Macro Life is Easy during COVID

Hi guys! How are you holding up in this crazy world? I hope you’ve found your groove. Life must go on, even if the way we are living it looks different now. I’ve been focusing on health and my jewelry business and it’s kept me very busy. 

If you’re a regular reader of my blog, you know I’ve been on a macro counting/ intermittent fasting diet lifestyle for the past month. I’ve lost 9lbs with little effort and I feel healthier! It’s a great feeling to put on clothes from the closet that now fit again! 

Of all the diets I’ve been on in my life, this one has been the easiest and the most sustainable for the future. In this post, I will go into more detail about what I’ve been doing to give you a little push if you’ve been thinking about getting healthy.

With any goal we set, the key to success is to enjoy the process. In dieting, the reason I fail is when I feel deprived! If I’m uncomfortable with hunger or having cravings for foods I want but can’t have, likely I’ll will cave and then give up.

The Main Reasons My Macro Life is Sustainable

1) My body has been trained to eat less carbs/sugar which has kept my hunger and cravings at bay.

2) Eating within an 8 hour window with most of my day’s food during dinnertime allows me to eat what I want (generally.) 

3) Due to COVID, I am not tempted to eat out or eat socially so I’m more in control of my meals.

Of the points above, I’m most amazed at how my body (once trained to eat less carbs and sugar,) no longer craves it. Also, I now rarely get hungry before 1pm! And many days I don’t get hungry until after 3pm. It sounds crazy but this is what happened for me. It takes a few weeks for our bodies to adjust, but once it does, this diet is no big deal. It’s fascinating!

Counting Macros

This is just a fancy term for your diet’s allocation of Carbs/Protein/Fat grams you will set yourself to eat each day.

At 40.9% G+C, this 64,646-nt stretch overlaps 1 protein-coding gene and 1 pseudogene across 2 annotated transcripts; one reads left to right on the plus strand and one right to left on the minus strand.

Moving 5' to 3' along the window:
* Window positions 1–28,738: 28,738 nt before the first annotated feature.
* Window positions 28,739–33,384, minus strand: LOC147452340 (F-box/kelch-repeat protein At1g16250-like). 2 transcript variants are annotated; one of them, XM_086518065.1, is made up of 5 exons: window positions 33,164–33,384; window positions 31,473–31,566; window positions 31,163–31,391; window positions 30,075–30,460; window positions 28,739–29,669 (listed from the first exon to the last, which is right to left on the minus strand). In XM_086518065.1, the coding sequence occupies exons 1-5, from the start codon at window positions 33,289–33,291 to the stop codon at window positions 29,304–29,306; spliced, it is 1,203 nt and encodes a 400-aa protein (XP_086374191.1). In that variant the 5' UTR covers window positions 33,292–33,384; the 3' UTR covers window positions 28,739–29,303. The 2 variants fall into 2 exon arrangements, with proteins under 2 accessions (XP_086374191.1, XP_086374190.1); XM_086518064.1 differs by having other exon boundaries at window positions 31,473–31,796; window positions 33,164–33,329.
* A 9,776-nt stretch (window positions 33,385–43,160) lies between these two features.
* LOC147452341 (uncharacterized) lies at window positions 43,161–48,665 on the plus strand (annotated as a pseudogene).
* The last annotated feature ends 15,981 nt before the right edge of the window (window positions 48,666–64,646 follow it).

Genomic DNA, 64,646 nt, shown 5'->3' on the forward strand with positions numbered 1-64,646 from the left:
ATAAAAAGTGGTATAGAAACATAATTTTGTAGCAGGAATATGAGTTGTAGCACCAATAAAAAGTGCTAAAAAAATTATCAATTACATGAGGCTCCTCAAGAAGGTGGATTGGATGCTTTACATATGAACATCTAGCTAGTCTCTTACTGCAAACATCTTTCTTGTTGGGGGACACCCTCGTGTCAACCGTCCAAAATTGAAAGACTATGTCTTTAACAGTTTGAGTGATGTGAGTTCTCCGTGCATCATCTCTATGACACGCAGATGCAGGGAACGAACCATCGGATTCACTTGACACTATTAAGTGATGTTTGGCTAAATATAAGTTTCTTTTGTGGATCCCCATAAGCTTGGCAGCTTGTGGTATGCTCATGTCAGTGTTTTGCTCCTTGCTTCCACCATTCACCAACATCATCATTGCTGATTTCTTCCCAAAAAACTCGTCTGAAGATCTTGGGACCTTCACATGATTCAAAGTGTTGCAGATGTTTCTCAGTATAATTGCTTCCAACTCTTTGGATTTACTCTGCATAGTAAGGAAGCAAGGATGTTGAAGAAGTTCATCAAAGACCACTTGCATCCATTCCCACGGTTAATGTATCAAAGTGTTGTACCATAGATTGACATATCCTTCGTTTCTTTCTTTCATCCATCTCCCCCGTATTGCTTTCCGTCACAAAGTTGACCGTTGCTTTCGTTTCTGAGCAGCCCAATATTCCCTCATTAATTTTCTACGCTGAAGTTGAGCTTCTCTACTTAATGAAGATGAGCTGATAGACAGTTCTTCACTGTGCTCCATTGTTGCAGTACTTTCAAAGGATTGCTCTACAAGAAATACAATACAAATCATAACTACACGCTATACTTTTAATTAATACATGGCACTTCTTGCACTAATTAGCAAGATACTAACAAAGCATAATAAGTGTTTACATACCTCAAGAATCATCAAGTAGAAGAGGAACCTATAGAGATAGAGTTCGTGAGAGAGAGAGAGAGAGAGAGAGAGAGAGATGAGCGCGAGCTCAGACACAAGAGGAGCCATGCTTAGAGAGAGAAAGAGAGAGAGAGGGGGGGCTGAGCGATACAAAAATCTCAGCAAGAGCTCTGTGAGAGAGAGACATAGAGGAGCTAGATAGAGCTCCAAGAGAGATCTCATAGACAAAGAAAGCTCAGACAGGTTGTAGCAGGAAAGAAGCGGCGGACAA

In the past, when I’d limit my calories, I didn’t pay attention to the ratio of my macronutrients. Often times, I ate 80% carbs because that’s my favorite type of macronutrient! But this won’t work because our blood sugar will be off balance and tell us we want more. Also, dieting without factoring in our nutrients causes imbalance in the minerals and vitamins our bodies need to be healthy.

Macronutrient Recommendations

Per the NIH, typical macronutrient recommendations are as follows:

Ounce of Salt Jewelry

  • Carbs: 45–65% of total calories
  • Fats: 20–35% of total calories
  • Proteins: 10–35% of total calories

These recommendations will vary based on our specific needs.

Track Your Macros and Calorie Intake

The most convenient way to track macros may be through an app like MyFitnessPal. The program will calculate your daily calorie goals based on your current and goal weight, your activity level, and your age. My daily calorie goal for my age (47) and with a goal of 2 lbs a week is 1200. Not a lot! I add calories on days I exercise. A note- 1lb loss a week will be easier to achieve because you’ll get about 500 more calories per day.